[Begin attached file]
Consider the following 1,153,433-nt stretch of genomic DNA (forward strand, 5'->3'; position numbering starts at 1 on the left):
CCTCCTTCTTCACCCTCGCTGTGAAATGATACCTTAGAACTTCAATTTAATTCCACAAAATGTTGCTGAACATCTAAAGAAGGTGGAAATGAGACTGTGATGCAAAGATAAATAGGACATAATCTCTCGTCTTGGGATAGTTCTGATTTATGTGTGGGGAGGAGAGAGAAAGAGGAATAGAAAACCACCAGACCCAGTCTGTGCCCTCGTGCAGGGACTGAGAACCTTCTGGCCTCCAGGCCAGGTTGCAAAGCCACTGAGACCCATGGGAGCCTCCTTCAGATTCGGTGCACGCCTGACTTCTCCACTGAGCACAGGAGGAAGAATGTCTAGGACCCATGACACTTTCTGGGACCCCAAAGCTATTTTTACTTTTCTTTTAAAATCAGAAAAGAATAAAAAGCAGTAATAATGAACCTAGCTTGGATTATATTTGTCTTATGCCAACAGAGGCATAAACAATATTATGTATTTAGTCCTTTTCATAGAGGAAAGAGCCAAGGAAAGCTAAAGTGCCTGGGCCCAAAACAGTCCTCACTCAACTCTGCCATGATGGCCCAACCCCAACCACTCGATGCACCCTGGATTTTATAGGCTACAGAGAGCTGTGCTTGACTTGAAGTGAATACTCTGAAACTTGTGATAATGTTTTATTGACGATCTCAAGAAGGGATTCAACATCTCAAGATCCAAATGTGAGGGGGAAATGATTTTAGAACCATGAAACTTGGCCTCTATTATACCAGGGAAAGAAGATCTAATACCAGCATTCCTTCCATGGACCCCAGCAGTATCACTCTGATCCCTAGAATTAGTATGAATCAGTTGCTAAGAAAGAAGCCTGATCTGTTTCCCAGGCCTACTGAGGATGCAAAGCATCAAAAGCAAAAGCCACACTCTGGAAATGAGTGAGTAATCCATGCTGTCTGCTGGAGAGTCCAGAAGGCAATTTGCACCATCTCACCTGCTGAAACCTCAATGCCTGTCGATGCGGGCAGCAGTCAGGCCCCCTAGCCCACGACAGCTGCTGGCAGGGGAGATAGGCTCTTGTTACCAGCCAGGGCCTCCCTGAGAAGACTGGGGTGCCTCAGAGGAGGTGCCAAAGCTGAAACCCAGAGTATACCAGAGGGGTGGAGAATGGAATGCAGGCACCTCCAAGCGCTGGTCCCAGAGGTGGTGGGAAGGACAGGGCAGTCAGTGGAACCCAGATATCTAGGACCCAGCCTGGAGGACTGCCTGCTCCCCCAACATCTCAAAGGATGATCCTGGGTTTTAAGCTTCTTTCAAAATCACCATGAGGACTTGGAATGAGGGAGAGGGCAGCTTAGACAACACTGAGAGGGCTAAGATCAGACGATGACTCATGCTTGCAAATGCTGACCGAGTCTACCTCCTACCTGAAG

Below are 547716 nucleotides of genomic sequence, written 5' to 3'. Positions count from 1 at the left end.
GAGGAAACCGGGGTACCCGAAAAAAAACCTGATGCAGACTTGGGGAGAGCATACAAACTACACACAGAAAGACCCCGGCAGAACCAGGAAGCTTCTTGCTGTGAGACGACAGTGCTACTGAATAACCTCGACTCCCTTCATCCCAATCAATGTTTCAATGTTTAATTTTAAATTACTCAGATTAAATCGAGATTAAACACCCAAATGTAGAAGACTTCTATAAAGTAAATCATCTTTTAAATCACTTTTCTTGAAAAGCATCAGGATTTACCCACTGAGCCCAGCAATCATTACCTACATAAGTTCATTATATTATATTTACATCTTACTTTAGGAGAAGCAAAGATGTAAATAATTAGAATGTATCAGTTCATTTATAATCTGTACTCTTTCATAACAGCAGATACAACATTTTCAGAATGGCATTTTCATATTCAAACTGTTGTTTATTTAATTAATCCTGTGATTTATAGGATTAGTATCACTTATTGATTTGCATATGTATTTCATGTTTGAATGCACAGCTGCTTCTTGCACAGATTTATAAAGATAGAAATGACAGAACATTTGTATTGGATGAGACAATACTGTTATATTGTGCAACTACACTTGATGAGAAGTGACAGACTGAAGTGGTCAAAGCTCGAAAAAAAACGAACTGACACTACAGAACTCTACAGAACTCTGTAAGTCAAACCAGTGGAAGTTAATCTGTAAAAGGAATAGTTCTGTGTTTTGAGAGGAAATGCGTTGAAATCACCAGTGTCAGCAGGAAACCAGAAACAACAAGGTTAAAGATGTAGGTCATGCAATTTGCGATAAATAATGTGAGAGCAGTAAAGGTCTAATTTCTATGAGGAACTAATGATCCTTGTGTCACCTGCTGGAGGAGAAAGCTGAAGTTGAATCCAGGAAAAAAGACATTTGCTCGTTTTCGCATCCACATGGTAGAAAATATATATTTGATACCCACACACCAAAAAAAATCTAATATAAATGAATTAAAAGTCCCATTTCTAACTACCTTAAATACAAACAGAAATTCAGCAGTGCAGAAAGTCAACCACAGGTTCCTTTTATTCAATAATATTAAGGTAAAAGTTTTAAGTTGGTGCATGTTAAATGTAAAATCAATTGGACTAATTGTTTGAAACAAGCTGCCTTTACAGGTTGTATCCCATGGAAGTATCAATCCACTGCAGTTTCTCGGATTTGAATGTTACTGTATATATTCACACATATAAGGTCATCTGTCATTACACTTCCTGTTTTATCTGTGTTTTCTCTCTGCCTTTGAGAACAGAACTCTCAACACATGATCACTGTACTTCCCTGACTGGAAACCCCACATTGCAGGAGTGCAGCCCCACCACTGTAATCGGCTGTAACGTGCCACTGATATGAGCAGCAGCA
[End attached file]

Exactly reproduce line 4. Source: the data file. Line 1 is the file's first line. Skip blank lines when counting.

GAGGAAACCGGGGTACCCGAAAAAAAACCTGATGCAGACTTGGGGAGAGCATACAAACTACACACAGAAAGACCCCGGCAGAACCAGGAAGCTTCTTGCTGTGAGACGACAGTGCTACTGAATAACCTCGACTCCCTTCATCCCAATCAATGTTTCAATGTTTAATTTTAAATTACTCAGATTAAATCGAGATTAAACACCCAAATGTAGAAGACTTCTATAAAGTAAATCATCTTTTAAATCACTTTTCTTGAAAAGCATCAGGATTTACCCACTGAGCCCAGCAATCATTACCTACATAAGTTCATTATATTATATTTACATCTTACTTTAGGAGAAGCAAAGATGTAAATAATTAGAATGTATCAGTTCATTTATAATCTGTACTCTTTCATAACAGCAGATACAACATTTTCAGAATGGCATTTTCATATTCAAACTGTTGTTTATTTAATTAATCCTGTGATTTATAGGATTAGTATCACTTATTGATTTGCATATGTATTTCATGTTTGAATGCACAGCTGCTTCTTGCACAGATTTATAAAGATAGAAATGACAGAACATTTGTATTGGATGAGACAATACTGTTATATTGTGCAACTACACTTGATGAGAAGTGACAGACTGAAGTGGTCAAAGCTCGAAAAAAAACGAACTGACACTACAGAACTCTACAGAACTCTGTAAGTCAAACCAGTGGAAGTTAATCTGTAAAAGGAATAGTTCTGTGTTTTGAGAGGAAATGCGTTGAAATCACCAGTGTCAGCAGGAAACCAGAAACAACAAGGTTAAAGATGTAGGTCATGCAATTTGCGATAAATAATGTGAGAGCAGTAAAGGTCTAATTTCTATGAGGAACTAATGATCCTTGTGTCACCTGCTGGAGGAGAAAGCTGAAGTTGAATCCAGGAAAAAAGACATTTGCTCGTTTTCGCATCCACATGGTAGAAAATATATATTTGATACCCACACACCAAAAAAAATCTAATATAAATGAATTAAAAGTCCCATTTCTAACTACCTTAAATACAAACAGAAATTCAGCAGTGCAGAAAGTCAACCACAGGTTCCTTTTATTCAATAATATTAAGGTAAAAGTTTTAAGTTGGTGCATGTTAAATGTAAAATCAATTGGACTAATTGTTTGAAACAAGCTGCCTTTACAGGTTGTATCCCATGGAAGTATCAATCCACTGCAGTTTCTCGGATTTGAATGTTACTGTATATATTCACACATATAAGGTCATCTGTCATTACACTTCCTGTTTTATCTGTGTTTTCTCTCTGCCTTTGAGAACAGAACTCTCAACACATGATCACTGTACTTCCCTGACTGGAAACCCCACATTGCAGGAGTGCAGCCCCACCACTGTAATCGGCTGTAACGTGCCACTGATATGAGCAGCAGCA